Mechanical Strength and Seismic Property Measurements of Hydrate-Bearing Sediments (HBS) During Hydrate Formation and Loading Tests
- Seiji Nakagawa (Lawrence Berkeley National Laboratory) | Timothy J. Kneafsey (Lawrence Berkeley National Laboratory) | George J. Moridis (Lawrence Berkeley National Laboratory)
- Document ID
- Offshore Technology Conference
- Offshore Technology Conference, 5-8 May, Houston, Texas, USA
- Publication Date
- Document Type
- Conference Paper
- 2008. Offshore Technology Conference
- 1.6.10 Coring, Fishing, 1.13 Casing and Cementing, 5.2 Reservoir Fluid Dynamics, 1.2.3 Rock properties, 5.9.1 Gas Hydrates, 1.2.2 Geomechanics, 5.2.1 Phase Behavior and PVT Measurements, 4.3.1 Hydrates, 2.1.3 Sand/Solids Control
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An on-going effort of conducting laboratory triaxial compression tests on synthetic methane hydrate-bearing sediment cores is presented. Methane hydrate is formed within a sand pack inside a test cell under a controlled temperature and confining stress, and triaxial compression tests are performed while monitoring seismic properties. A unique aspect of our experiment is that the formation and dissociation of hydrate in a sediment core, and the failure of the sample during loading tests, can be monitored in real time using both seismic waves and x-ray CT imaging. For this purpose, we built a specially designed triaxial (geomechanical) test cell. This cell allows us to conduct seismic wave measurements on a sediment core using compressional and shear (torsion) waves. Concurrently, CT images can be obtained through an x-ray-transparent cell wall, which are used to determine the porosity distribution within a sample owing to both original sand packing and formation of hydrate in the pore space. For interpreting the results from both seismic measurements and geomechanical tests, characterization of sample heterogeneity can be critically important. In this paper, we present the basic functions of our test cell, and the results of preliminary experiments using a sandpack without hydrate and a sandstone core. These measurements confirmed that (1) clear x-ray images of gas-fluid boundaries within a sediment/rock core can be obtained through a thick aluminum test cell wall, (2) the test cell funcions correctly during loading tests, and (3) both compressional and shear waves can be measured during a loading test. Further experiments using methane hydrate-bearing samples will be presented at the conference.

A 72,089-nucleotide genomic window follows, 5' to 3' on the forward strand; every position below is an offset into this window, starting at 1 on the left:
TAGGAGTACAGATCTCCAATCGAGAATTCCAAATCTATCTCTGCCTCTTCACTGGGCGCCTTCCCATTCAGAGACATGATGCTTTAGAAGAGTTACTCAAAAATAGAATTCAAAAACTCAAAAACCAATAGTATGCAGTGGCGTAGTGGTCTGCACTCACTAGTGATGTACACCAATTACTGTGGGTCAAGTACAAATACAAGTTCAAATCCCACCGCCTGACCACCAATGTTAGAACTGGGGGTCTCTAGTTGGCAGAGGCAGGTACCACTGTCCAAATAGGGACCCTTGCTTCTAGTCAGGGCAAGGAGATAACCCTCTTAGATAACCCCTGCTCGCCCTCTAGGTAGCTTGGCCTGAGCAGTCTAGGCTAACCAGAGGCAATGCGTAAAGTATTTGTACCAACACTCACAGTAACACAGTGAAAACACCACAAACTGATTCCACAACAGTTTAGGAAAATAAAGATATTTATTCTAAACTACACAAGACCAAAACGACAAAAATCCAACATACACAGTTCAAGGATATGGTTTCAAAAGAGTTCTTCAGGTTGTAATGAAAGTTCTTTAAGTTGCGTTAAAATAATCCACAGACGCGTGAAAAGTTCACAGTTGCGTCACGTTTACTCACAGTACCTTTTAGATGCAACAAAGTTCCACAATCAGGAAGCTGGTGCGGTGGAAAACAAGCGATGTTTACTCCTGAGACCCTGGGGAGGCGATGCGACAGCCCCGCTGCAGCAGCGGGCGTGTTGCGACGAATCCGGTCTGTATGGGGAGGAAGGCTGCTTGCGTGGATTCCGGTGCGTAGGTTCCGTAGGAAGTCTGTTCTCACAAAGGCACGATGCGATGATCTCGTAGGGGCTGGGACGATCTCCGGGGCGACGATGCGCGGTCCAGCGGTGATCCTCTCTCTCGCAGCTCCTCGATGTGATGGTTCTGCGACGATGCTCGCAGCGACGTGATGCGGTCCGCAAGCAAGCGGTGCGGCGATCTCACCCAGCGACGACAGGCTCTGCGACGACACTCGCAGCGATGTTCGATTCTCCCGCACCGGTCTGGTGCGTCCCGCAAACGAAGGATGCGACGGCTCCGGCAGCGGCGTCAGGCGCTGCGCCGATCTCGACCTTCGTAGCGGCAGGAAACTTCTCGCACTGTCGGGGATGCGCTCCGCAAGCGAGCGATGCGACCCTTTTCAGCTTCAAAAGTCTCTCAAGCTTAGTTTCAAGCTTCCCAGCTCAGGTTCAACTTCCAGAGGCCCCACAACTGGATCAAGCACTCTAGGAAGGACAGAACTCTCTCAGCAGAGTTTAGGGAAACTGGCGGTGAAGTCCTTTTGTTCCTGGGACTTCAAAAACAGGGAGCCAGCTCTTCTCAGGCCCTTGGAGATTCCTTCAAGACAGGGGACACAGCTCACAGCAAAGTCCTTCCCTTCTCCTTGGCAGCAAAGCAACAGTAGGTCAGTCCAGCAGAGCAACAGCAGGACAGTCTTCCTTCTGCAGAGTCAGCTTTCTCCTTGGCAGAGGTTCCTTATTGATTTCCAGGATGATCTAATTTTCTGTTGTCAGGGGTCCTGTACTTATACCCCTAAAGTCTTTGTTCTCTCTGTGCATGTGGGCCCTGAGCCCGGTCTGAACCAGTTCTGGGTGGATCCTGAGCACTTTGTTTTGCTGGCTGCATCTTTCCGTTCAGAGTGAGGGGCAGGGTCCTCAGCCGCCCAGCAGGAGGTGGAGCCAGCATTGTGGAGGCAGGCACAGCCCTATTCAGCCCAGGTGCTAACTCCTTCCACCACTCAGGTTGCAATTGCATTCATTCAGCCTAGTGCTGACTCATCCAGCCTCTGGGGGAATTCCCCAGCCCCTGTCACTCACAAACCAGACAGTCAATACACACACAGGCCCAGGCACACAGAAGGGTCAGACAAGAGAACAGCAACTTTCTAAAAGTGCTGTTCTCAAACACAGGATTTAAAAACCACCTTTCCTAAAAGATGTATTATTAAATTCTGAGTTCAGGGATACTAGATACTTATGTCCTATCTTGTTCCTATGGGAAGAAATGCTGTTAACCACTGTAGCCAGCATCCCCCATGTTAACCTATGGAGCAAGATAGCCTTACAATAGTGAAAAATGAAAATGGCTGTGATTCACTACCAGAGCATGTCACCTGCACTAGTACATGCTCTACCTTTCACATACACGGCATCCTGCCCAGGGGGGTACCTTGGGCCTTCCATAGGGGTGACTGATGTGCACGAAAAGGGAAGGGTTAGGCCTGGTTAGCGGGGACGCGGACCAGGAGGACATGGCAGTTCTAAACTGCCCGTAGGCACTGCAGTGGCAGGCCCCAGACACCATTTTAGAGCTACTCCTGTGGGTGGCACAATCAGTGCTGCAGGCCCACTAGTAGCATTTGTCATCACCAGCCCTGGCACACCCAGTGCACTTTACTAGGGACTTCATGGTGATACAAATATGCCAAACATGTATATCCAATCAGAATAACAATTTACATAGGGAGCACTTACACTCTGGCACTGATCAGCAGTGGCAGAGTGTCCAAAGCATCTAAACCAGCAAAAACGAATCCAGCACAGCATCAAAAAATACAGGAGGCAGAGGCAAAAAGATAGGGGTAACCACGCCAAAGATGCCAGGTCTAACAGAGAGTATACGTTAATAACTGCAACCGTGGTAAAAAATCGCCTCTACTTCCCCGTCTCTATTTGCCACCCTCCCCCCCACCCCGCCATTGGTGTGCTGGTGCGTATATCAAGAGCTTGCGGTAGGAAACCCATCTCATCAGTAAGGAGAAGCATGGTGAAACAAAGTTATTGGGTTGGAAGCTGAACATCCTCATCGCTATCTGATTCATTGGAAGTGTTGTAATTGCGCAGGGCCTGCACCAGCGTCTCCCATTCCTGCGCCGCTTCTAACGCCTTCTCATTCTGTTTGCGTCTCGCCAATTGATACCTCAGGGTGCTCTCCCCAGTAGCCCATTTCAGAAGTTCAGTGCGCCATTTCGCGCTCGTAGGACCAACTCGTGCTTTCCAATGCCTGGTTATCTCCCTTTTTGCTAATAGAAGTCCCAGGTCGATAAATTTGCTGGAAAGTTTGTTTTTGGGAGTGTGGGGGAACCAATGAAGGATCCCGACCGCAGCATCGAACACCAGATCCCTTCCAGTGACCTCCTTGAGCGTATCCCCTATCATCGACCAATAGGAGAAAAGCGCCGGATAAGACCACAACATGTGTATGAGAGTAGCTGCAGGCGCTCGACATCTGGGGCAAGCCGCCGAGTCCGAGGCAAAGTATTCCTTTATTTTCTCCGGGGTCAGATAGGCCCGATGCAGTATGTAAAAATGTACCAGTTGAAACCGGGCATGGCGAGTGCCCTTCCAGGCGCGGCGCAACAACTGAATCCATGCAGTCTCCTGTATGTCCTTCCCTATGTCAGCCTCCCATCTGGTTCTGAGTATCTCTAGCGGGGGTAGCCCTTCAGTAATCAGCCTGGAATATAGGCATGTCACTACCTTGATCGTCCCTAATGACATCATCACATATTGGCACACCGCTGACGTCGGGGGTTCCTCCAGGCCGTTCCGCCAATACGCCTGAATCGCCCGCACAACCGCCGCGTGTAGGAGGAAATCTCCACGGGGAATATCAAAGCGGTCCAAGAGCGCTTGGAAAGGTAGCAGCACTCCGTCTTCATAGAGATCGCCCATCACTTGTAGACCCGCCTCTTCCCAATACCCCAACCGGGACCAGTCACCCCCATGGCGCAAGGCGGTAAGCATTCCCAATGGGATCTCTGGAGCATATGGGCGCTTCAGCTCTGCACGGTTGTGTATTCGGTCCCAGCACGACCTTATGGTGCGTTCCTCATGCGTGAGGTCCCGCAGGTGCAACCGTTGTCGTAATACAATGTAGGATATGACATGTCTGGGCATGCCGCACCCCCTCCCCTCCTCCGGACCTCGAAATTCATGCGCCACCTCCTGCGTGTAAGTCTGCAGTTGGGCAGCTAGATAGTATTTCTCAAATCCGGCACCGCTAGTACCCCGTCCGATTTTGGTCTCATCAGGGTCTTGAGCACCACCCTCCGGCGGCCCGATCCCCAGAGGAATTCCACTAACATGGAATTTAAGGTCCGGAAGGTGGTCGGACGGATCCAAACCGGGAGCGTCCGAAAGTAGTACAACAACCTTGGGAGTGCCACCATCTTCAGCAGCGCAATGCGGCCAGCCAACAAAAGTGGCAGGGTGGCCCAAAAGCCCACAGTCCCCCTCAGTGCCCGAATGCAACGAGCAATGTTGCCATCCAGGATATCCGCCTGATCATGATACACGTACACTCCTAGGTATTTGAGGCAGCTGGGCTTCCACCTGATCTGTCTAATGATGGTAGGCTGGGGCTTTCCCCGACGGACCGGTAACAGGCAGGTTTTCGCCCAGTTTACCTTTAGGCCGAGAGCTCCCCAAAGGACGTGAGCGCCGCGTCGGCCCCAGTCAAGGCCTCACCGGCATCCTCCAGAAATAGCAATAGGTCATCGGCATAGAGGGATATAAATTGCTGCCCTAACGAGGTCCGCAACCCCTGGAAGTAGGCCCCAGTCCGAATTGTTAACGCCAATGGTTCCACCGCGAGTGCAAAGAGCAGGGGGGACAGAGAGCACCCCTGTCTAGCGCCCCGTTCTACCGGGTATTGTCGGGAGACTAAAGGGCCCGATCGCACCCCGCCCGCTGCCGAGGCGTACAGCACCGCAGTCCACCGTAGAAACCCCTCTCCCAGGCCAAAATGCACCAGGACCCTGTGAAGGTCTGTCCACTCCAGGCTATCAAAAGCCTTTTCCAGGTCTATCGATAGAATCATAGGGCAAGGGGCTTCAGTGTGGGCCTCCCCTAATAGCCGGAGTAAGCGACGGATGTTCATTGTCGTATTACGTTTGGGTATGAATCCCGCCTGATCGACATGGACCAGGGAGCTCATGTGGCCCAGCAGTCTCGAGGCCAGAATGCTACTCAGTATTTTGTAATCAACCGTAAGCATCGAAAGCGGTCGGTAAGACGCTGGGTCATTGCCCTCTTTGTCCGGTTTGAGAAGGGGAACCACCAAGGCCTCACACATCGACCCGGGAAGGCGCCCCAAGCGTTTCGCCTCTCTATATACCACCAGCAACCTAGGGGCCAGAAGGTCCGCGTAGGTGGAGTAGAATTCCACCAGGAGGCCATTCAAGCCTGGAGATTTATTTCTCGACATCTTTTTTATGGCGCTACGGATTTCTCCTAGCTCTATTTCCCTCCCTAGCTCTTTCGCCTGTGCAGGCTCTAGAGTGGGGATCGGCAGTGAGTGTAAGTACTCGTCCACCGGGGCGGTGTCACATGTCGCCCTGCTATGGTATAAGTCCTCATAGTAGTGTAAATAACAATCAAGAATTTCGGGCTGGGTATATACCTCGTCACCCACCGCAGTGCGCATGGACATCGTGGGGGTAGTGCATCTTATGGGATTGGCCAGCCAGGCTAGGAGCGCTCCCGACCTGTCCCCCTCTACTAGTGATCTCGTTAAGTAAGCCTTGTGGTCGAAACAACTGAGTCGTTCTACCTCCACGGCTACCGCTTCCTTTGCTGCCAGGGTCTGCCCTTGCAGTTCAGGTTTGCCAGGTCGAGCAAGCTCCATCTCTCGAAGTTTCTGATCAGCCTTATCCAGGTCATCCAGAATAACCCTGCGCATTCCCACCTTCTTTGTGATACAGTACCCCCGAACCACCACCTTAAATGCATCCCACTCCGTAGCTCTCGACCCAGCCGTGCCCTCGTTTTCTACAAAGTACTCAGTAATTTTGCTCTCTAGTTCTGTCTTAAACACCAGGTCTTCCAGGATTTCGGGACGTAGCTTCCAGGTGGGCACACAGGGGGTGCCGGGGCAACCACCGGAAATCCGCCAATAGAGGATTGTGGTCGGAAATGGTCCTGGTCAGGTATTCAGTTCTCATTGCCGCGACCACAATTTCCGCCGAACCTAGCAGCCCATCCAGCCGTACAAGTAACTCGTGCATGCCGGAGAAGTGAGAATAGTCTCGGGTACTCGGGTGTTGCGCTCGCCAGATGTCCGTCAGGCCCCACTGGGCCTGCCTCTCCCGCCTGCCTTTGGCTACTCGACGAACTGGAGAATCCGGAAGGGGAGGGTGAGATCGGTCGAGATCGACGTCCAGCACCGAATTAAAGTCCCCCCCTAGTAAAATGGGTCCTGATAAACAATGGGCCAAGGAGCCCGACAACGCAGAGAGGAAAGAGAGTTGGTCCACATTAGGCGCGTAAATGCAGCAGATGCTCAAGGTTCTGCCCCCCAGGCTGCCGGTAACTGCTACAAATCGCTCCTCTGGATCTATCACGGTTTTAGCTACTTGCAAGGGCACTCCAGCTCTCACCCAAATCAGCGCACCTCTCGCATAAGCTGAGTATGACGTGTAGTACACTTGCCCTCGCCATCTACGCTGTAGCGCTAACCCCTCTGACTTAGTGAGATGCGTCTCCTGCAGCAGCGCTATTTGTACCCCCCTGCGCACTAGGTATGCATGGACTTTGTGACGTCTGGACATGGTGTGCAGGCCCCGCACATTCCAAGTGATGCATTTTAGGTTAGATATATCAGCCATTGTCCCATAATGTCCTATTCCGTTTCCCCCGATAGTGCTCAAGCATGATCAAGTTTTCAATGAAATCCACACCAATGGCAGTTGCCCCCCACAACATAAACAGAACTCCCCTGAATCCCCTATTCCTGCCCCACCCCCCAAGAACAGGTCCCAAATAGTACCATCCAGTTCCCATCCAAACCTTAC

Because of geomechanical stability concerns, the placement of wells and seafloor platforms associated with oil production is strongly influenced by the presence of gas hydrates on the sea floor or within the sediment lithology. These concerns will be far more pronounced if gas production from oceanic gas hydrate accumulation is to become an economically viable option in the future. Thermal loading and dissociation caused by warm reservoir fluids (originating from a deeper conventional reservoir under production) ascending through wellbores that intersect hydrate-bearing sediments (HBS) can also have adverse consequences for the HBS stability. The current state of knowledge on the properties of HBS that have a direct impact on the seafloor stability is still in its infancy. Additionally, for remote detection, resource evaluation and monitoring of in-situ HBS during exploration and production of oil and gas (including gas production from the hydrates), it is essential to establish concurrently the quantitative relationships among index properties (sediment porosity, hydrate saturation, gas saturation, etc.), geophysical properties (seismic velocities and attenuation, in particular), and geomechanical properties (mechanical stiffness, strength, time-dependent behavior) of HBS.
Detailed strength measurements that were conducted on laboratory-made, pure methane (CH4)-hydrate samples (Durham et al., 2003; Stern et al., 1996). Stern et al (1996) indicated that the mechanical, plastic flow properties of CH4 hydrates are very different from those of water ice. Thus, unlike ice (which exhibits yielding and softening), CH4-hydrates exhibit continuous hardening, and solid-state disproportionation and exsolution. These results suggest that geomechanical tests using water ice as an analogue may result (e.g., Nagaeki et al., 2004) in erroneous conclusions for the mechanical properties of oceanic HBR.
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